Berrien County cases could be impacted by MSP breathalyzer problems

Published 3:11 pm Thursday, January 16, 2020

NILES — A breathalyzer at a Niles Michigan State Police post has been identified as one of eight in the state with potential performance-related problems, involving seven cases where the breathalyzer was used to determine intoxication over a one-month period, according to an MSP investigation.

Last week, MSP issued a stop-work order with Intoximeters, the vendor that maintains MSP’s Datamaster DMT breathalyzers, after irregularities were discovered as the result of a technician fabricating the paperwork for a required test that was not performed on an instrument in Alpena County, according to a notice released by MSP Thursday.

Monday, the MSP took all 203 Datamaster DMT breathalyzers in the state out of service until the instruments could be inspected and verified by MSP personnel. Until the issue can be resolved, MSP has recommended that police agencies utilize blood tests rather than breath tests to determine evidence in drunk driving cases.

The Niles Law Enforcement Center is one of eight locations where discrepancies were identified in breathalyzers following the investigation. Other areas identified include: Alpena County Sheriff’s Department, Beverly Hills Police Department, Detroit Detention Center, Montcalm County Sheriff’s Department, Pittsfield Township Police Department, Tecumseh Police Department and Van Buren County Sheriff’s Department. In total, more than 50 cases — primarily drunk driving cases — were involved.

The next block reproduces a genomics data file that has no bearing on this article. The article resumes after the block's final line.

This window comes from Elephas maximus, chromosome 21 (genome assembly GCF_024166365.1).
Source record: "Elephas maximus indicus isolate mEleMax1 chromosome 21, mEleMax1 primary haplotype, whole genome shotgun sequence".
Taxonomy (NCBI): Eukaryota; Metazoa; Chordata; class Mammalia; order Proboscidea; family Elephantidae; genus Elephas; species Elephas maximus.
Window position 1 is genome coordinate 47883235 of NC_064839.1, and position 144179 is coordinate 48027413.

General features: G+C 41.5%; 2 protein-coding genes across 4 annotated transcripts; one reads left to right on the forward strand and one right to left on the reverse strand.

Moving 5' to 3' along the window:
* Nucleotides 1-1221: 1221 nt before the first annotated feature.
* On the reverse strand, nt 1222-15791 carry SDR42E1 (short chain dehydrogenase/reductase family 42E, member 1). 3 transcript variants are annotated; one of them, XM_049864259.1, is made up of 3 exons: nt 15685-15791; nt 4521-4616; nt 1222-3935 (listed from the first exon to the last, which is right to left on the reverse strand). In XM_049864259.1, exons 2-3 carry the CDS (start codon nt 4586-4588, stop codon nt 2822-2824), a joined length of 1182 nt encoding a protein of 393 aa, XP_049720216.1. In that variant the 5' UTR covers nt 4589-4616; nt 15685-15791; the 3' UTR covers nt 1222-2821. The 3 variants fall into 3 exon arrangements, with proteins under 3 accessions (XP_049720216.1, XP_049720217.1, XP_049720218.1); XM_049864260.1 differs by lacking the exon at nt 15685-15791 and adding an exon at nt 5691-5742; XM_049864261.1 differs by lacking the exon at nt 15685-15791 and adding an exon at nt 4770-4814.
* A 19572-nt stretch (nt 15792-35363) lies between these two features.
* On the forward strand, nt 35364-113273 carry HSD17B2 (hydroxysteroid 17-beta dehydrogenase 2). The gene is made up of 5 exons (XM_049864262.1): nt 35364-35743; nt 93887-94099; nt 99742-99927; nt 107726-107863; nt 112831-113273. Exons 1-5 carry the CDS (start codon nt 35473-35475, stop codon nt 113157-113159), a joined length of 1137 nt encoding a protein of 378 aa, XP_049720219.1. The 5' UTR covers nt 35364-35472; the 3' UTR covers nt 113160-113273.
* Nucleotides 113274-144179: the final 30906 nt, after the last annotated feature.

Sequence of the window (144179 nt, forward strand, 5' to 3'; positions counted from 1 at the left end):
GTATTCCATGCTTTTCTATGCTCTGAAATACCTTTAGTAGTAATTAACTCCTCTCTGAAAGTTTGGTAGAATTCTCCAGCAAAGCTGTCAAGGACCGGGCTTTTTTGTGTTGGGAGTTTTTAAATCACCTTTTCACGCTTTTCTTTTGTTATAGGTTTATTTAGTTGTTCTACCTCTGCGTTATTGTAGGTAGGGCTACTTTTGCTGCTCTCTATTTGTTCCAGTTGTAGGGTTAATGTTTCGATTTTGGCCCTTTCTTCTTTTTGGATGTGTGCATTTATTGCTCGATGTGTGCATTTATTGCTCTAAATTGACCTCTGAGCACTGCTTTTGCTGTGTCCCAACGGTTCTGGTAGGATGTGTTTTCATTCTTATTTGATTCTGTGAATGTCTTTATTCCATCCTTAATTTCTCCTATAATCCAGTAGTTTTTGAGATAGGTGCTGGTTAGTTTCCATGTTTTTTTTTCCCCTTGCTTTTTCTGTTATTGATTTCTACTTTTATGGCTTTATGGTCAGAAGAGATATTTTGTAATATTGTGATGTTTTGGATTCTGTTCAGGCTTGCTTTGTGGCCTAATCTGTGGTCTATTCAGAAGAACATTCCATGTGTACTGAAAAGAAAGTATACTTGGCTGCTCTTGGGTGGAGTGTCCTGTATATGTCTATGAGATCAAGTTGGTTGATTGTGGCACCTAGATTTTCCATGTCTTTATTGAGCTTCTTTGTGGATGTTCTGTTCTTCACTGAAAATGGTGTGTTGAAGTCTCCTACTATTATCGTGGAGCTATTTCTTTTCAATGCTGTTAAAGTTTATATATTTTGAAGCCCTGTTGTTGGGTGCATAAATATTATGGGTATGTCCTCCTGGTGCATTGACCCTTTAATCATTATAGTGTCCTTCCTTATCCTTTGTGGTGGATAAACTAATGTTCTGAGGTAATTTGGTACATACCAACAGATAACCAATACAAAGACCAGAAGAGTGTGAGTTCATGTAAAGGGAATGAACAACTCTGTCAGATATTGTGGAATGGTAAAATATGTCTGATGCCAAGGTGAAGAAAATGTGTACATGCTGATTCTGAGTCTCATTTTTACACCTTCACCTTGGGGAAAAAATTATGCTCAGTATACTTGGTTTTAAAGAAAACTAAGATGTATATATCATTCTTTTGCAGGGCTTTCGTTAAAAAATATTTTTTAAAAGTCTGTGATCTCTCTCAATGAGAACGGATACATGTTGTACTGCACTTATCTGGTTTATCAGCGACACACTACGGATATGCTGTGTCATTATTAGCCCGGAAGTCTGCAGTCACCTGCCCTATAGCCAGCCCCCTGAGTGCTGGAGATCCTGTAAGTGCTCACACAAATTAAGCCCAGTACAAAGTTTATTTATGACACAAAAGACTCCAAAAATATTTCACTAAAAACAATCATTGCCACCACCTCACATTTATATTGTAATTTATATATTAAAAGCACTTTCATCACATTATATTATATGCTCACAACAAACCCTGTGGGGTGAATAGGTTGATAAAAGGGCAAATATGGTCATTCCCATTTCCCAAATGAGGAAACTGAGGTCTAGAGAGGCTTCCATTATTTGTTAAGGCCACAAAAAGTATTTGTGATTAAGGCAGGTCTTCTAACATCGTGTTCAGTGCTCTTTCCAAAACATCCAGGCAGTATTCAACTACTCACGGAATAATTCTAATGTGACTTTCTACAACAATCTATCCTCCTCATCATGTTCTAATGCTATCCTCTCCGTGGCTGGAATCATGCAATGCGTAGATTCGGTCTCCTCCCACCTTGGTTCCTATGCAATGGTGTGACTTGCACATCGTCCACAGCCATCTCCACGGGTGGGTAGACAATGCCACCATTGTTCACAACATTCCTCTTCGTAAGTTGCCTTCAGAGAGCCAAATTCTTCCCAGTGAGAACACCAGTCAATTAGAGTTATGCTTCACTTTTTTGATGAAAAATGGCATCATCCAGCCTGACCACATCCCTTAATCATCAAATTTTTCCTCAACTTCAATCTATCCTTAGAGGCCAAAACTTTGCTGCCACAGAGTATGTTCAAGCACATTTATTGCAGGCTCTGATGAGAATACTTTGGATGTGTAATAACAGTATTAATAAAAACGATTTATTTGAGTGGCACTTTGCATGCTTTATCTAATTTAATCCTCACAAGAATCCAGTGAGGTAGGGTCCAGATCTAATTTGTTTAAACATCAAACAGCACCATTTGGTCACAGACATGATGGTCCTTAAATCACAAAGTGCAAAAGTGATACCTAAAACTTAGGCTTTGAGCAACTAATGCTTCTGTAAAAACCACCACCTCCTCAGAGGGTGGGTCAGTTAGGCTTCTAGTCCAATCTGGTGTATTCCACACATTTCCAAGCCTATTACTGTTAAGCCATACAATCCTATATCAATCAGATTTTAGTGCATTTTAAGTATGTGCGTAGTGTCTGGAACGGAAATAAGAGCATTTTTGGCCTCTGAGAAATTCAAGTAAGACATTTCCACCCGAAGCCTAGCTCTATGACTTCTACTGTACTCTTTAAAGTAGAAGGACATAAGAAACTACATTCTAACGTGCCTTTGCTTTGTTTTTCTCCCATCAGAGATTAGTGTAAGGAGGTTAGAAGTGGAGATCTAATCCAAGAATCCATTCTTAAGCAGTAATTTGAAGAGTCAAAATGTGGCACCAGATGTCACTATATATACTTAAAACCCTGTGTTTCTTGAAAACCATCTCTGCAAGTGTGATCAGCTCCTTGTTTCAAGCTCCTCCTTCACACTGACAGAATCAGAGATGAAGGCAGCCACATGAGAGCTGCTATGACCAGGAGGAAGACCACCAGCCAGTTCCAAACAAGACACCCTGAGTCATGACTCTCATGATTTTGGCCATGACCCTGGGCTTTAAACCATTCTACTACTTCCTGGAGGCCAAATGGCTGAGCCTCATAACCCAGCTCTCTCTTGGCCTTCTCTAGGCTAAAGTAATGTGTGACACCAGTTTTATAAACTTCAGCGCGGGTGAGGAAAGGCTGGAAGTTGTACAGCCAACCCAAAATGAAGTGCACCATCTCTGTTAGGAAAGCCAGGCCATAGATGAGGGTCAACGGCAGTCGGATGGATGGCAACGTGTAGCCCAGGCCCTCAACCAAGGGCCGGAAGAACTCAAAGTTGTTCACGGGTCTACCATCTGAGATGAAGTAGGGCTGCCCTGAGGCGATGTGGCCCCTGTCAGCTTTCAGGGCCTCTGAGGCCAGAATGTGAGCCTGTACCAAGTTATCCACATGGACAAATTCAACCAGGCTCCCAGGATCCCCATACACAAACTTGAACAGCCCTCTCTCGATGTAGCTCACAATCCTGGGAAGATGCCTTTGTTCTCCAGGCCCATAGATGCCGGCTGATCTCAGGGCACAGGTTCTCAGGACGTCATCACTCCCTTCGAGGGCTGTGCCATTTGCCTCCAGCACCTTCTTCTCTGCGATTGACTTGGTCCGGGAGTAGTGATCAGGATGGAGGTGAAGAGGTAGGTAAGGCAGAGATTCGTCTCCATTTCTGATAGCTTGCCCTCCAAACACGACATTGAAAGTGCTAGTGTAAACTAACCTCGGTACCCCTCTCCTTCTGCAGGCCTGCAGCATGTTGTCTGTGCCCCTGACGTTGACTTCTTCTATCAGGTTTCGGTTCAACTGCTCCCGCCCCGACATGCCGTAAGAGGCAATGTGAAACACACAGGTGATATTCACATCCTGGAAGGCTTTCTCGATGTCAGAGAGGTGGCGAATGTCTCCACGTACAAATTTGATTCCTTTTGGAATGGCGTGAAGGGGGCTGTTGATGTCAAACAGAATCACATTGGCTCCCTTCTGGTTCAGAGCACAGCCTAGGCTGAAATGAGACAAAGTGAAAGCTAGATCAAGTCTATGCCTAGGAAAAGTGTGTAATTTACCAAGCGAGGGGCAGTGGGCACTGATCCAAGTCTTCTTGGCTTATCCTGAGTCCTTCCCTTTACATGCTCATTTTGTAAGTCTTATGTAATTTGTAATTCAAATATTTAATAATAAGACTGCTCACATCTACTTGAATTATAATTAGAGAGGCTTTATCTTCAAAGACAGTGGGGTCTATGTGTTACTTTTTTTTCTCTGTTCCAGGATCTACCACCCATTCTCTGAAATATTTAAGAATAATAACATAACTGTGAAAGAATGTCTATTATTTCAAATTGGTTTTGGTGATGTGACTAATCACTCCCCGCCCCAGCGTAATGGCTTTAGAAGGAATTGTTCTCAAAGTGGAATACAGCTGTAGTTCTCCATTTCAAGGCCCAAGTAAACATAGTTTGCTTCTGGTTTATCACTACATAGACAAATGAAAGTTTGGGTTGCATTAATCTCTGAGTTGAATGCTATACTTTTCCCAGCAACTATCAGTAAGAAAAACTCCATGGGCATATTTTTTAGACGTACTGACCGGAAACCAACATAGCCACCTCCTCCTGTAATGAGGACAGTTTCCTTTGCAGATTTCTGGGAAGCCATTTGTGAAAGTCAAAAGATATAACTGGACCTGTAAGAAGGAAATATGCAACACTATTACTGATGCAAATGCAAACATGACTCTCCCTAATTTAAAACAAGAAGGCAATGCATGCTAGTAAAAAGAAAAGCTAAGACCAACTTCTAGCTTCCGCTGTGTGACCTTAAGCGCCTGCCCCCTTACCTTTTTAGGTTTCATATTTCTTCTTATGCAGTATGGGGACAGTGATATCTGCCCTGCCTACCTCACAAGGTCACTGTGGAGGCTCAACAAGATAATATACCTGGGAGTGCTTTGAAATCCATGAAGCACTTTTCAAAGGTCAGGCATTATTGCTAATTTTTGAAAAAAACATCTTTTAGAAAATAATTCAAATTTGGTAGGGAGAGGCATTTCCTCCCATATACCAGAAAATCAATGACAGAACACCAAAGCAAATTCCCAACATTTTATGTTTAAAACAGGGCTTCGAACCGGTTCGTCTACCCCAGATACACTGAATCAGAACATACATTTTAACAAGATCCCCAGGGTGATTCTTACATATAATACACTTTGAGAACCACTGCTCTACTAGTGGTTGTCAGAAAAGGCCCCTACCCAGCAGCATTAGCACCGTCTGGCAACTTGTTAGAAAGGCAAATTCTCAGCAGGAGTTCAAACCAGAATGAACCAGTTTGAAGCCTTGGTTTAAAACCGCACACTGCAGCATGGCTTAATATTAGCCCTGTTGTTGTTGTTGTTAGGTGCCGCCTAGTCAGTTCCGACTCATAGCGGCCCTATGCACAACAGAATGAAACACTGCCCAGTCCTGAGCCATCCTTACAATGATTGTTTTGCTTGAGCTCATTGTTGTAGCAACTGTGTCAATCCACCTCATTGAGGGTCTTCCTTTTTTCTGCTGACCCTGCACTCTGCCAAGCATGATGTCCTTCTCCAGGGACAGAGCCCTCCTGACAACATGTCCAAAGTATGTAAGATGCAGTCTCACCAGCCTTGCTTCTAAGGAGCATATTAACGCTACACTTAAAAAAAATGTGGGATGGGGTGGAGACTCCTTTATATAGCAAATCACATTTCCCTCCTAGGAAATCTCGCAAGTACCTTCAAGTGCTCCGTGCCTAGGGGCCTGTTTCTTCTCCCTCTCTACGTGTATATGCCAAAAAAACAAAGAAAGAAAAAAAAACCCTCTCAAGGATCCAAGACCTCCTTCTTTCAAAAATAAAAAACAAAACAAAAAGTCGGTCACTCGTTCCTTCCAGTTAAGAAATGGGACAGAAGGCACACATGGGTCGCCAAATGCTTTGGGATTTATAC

According to MSP, prosecutors in affected jurisdictions will review each case on a case-by-case basis to determine what actions to take.

Of the seven discrepancies identified at the Niles Law Enforcement Center between Jan. 15, 2019 and Feb. 18, 2019, Berrien County Prosecutor Michael Sepic said four impacted cases in Berrien County.

Despite the discrepancies found in those cases, Sepic said he did not believe the results were necessarily incorrect in determining intoxication, as other factors in those cases — such as driving and field sobriety tests — also indicated intoxication.

All four defendants in those cases resolved their cases by entering into a guilty plea, according to the prosecutor’s office.

Sepic said he reached out to the defense attorneys in each of the impacted cases, but as of 1 p.m. Thursday had not heard back.

“If they chose to reopen those cases, I would be happy to discuss it,” he said.

As of 7 a.m. Thursday, 37 of the 203 breathalyzers have been returned to service following verification that the instruments are properly calibrated.

MSP personnel are re-certifying the most frequently used instruments and those in areas with limited access to obtaining blood samples first, with hopes of returning all devices to service by the end of February.

A criminal investigation by MSP into potential fraud committed by contract employees of Datamaster vendor, Intoximeters, is ongoing.